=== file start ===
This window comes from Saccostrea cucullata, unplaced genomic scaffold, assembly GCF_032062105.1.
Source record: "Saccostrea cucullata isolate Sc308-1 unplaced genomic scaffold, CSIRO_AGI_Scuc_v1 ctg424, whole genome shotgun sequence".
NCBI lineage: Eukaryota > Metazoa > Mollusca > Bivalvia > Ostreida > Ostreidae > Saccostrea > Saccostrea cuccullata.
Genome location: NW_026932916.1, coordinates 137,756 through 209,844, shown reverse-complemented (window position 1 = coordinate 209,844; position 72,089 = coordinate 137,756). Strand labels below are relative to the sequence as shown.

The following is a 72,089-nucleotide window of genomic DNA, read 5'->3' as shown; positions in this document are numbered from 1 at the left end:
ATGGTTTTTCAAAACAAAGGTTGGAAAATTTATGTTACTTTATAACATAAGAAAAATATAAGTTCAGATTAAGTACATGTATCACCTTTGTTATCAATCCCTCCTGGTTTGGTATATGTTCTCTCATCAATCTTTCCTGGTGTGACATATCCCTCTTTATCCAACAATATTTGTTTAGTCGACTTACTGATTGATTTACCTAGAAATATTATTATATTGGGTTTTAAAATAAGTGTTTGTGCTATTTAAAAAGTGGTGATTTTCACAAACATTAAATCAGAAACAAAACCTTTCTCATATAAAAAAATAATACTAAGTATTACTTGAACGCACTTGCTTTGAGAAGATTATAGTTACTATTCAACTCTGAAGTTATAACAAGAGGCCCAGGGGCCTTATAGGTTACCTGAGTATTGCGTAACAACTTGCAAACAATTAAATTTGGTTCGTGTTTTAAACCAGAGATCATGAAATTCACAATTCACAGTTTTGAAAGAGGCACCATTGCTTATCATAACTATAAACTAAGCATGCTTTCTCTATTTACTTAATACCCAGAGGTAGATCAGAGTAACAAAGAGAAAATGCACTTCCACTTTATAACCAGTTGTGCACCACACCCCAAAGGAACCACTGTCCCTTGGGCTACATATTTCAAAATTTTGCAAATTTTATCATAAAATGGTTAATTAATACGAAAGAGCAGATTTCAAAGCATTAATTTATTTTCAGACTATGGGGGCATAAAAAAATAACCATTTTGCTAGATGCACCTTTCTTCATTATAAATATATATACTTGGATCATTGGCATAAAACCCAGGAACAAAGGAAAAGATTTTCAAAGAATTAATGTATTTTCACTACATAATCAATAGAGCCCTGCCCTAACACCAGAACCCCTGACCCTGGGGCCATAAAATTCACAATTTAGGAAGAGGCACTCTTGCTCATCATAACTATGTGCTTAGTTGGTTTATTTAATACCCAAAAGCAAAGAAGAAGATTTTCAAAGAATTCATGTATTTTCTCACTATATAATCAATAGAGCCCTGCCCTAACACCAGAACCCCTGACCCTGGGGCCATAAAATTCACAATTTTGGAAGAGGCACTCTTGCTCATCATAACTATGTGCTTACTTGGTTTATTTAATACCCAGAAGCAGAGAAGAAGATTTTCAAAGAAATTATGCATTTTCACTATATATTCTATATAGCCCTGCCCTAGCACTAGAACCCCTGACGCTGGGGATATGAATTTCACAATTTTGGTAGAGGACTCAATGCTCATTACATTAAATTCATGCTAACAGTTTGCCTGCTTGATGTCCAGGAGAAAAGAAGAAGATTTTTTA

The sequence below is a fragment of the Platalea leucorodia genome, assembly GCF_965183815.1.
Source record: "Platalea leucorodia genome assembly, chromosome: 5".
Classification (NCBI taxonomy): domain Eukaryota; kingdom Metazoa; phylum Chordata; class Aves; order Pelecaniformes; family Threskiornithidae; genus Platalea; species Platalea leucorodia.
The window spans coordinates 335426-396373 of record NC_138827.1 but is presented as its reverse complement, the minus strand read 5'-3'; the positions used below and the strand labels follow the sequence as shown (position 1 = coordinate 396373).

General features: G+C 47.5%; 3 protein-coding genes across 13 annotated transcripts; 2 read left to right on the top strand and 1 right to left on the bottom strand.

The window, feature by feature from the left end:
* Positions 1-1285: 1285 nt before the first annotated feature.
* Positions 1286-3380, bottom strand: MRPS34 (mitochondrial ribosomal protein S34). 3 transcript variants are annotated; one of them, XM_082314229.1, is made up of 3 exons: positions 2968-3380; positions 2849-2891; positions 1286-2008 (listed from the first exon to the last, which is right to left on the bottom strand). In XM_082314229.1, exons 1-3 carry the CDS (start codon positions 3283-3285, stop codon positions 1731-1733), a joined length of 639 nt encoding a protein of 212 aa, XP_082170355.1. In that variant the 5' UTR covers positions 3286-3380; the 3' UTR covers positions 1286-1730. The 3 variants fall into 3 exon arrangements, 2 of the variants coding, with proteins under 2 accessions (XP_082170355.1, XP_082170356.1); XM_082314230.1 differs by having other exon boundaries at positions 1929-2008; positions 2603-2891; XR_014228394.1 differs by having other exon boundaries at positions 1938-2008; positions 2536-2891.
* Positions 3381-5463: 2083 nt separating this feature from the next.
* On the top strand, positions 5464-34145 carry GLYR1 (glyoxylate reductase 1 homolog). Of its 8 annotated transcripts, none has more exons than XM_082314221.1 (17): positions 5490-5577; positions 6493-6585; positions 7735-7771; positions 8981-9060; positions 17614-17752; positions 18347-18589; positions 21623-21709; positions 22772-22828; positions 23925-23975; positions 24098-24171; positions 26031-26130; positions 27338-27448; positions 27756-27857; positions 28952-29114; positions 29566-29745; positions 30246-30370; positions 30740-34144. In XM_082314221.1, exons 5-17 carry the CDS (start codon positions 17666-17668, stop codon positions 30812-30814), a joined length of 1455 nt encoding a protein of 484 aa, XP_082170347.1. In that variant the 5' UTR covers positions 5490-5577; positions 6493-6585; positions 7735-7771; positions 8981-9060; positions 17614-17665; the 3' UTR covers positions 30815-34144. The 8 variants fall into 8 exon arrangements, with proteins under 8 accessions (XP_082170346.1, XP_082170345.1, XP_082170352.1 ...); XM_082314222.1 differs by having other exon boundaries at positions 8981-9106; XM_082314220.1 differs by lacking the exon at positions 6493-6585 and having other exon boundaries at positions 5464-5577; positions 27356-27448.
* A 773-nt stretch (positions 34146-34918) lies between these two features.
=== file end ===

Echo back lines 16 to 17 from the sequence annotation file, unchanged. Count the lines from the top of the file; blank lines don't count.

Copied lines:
* On the top strand, positions 5464-34145 carry GLYR1 (glyoxylate reductase 1 homolog). Of its 8 annotated transcripts, none has more exons than XM_082314221.1 (17): positions 5490-5577; positions 6493-6585; positions 7735-7771; positions 8981-9060; positions 17614-17752; positions 18347-18589; positions 21623-21709; positions 22772-22828; positions 23925-23975; positions 24098-24171; positions 26031-26130; positions 27338-27448; positions 27756-27857; positions 28952-29114; positions 29566-29745; positions 30246-30370; positions 30740-34144. In XM_082314221.1, exons 5-17 carry the CDS (start codon positions 17666-17668, stop codon positions 30812-30814), a joined length of 1455 nt encoding a protein of 484 aa, XP_082170347.1. In that variant the 5' UTR covers positions 5490-5577; positions 6493-6585; positions 7735-7771; positions 8981-9060; positions 17614-17665; the 3' UTR covers positions 30815-34144. The 8 variants fall into 8 exon arrangements, with proteins under 8 accessions (XP_082170346.1, XP_082170345.1, XP_082170352.1 ...); XM_082314222.1 differs by having other exon boundaries at positions 8981-9106; XM_082314220.1 differs by lacking the exon at positions 6493-6585 and having other exon boundaries at positions 5464-5577; positions 27356-27448.
* A 773-nt stretch (positions 34146-34918) lies between these two features.